India’s only daily art newspaper

Fusion of Individuality and Roots: Celebrating the Art of Jamini Roy

Vaishnavi Srivastava

11th April, ON THIS DAY

“Peace is not good for an artist. How can that happen? The mind strives and burns all the time in the creative activity of art.”

— Jamini Roy

Black Horse
Courtesy: Saffron art

The legend of Jamini Roy can plainly be described best by the following excerpt from a poem by Nissim Ezekiel-who was a valued admirer of Roy’s work- titled “Jamini Roy”:

“Among the adult fantasies

Of sex and power-ridden lives,

Refusing their hostilities,

His all-assenting art survives.”

As the excerpt very strikingly puts it, The power in Roy’s work is derived from the underlying fact that Roy refused to believe the universally accepted notion of how the major motivations behind human actions are power plays or lust. Roy had the ability to look beyond the superficial to see romanticism and capture the intricacies of human life. Ezekiel sees his brilliance, depicting Roy as a saviour in a world devoid of order and inflicted with the chaos of the insincere.

Santhal Drummers
Courtesy: The Tallenge Store

Born on April 11th, 1887, Jamini Roy was an Indian painter who was predominantly famous for his works on rural people, the Santhals and Folk Art. In his younger days, at the mere age of 16, Roy attended art school, wherein he studied the Western styles of artwork, following which Roy started to make commissioned portraits. However, due to the ongoing wave of nationalism, Roy decided to drop the art style. During this period, is when true individualism of Roy started showcasing in his works. In the 1920s, Roy started his pursuits of exploring Folk Art in order to find a more nationalist and Indian form of expression. Stretched elongated eyes, bright colour schemes and a focus on the subject are one of the characteristic features of a Jamini Roy painting.

Courtesy: Goa Art Gallery

The altercations with Folk Art- techniques that have been preserved for over 3000 years- and the customary

Crucifixion of Christ
Courtesy: The Tallenge Store

meetings with the rural and the Santhal tribe completely changed the trajectory of Roy’s work. He started depicting instances from rural lives and everyday instances of the villages and the tribes. It is said that Roy portrays his themes through strict lines, symmetrical, intriguing colour schemes and calligraphic brush strokes. Moreover, In the early years of the 1920s, Roy incorporated the “Flat Technique” in a number of his artworks.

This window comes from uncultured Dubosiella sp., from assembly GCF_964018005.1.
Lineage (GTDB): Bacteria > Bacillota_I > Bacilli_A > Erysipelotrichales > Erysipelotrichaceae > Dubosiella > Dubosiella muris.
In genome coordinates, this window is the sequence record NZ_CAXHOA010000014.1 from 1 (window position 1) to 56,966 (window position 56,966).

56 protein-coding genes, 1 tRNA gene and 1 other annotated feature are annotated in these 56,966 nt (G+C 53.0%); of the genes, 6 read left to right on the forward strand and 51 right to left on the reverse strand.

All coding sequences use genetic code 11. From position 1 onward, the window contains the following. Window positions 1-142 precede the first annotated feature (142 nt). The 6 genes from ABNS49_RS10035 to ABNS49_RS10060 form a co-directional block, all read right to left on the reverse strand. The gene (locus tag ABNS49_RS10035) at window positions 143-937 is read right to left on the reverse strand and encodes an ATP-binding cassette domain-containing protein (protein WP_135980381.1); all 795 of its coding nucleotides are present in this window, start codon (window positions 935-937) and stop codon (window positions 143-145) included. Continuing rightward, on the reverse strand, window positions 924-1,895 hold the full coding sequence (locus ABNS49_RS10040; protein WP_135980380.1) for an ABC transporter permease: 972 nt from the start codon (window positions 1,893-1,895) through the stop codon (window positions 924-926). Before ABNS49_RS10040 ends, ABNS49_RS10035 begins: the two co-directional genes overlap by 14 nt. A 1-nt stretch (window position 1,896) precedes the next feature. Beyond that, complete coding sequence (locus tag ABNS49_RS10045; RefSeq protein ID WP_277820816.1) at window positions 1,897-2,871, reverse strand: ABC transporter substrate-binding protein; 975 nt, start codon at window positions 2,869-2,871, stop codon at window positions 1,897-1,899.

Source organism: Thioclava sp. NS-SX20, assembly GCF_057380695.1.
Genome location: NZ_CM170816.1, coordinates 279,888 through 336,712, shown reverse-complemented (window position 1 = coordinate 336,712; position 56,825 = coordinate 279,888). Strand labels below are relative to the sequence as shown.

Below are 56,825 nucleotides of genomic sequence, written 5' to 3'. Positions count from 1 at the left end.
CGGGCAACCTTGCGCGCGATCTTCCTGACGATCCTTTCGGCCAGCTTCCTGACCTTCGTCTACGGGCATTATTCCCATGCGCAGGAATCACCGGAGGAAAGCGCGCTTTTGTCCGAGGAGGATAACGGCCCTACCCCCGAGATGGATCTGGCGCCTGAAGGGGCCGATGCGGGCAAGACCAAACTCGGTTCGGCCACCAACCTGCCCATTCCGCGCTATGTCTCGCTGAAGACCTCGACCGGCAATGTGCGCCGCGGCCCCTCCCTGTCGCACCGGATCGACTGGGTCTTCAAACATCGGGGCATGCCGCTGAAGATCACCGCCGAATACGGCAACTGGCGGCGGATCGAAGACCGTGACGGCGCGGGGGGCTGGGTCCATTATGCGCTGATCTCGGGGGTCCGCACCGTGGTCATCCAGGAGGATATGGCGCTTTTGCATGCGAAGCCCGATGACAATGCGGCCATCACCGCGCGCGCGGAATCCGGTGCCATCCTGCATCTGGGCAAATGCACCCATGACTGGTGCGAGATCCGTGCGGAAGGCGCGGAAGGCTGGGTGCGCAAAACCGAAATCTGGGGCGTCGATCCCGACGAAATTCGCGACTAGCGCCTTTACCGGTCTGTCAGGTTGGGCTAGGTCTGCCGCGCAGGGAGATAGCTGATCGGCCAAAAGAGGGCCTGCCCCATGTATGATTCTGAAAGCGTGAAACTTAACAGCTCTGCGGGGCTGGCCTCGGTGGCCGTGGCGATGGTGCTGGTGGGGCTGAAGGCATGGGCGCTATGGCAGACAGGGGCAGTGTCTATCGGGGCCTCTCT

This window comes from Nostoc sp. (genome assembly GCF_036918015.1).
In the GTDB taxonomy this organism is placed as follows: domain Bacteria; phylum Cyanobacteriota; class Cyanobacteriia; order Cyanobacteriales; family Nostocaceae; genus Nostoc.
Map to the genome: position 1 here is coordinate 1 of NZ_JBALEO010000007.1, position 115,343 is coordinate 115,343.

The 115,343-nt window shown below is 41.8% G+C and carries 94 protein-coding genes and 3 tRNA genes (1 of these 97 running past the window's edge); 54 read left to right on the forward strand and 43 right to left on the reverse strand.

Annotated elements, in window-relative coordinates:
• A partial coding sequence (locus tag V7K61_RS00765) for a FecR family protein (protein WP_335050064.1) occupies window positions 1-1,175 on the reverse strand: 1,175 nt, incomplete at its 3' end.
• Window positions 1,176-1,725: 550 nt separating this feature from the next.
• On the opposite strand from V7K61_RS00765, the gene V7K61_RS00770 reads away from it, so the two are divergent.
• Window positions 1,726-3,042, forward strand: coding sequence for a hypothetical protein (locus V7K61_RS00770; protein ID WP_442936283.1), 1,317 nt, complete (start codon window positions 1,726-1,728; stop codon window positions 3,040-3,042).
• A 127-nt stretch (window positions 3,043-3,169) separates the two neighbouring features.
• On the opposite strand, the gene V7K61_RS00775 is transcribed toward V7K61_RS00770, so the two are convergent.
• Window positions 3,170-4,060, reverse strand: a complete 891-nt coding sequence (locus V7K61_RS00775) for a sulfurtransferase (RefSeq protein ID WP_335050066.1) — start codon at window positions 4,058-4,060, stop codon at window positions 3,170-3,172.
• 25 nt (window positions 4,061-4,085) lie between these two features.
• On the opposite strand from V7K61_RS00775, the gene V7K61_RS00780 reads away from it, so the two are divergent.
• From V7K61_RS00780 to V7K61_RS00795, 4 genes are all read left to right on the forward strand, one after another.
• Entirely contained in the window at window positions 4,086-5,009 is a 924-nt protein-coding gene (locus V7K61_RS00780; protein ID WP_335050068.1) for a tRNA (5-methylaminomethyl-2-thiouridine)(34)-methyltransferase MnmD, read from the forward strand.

It is important to highlight the secular format of Jamini Roy’s painting. Roy described himself as a Patua- which is a community of artisans that exists in the states of Bihar, Bengal, Jharkhand, etc.-and his paintings follow the Kalighat style of art that is characterized by bold brushstrokes. Roy majorly painted scenes from the Indian mythology of Ramayana and Krishna, however, the artist did not limit himself to Hinduism as he created paintings depicting the crucifixion of Christ.

Roy is deemed to be one of the most legendary painters of Modernist India, with major contributions to the time period. Roy introduced the South Asian style of iconography to the Modern Art Movement of the 20th century. It is his ageless talent and the evergreen relevance of his artwork that awarded him several accolades, such as Padma Bhushan, Lalit Kala Akademi and the Viceroy’s gold medal.

Krishna and Balarama
Courtesy: Mutual Art

In an era where the largest part of the upcoming generations feel the need to keep up with the West, Jamini Roy’s artworks are living proof of why we need to get back to our roots in order to be authentic and original while exploring our individuality in a world full of impersonators and mimics.

Recently, Roy’s studio in Kolkata-which has been acquired by DAG- has been announced to go under a restoration process. It is being renovated into a Modernist Art experience which would include a cafe, artefacts, rotational shows, tools used by Roy as well as his original artworks. The space will be an experience that incorporates the life, art and architecture of the Father of the Folk Renaissance. The project is set in hopes of being completed by the end of 2024.

Leave a Comment

Your email address will not be published. Required fields are marked *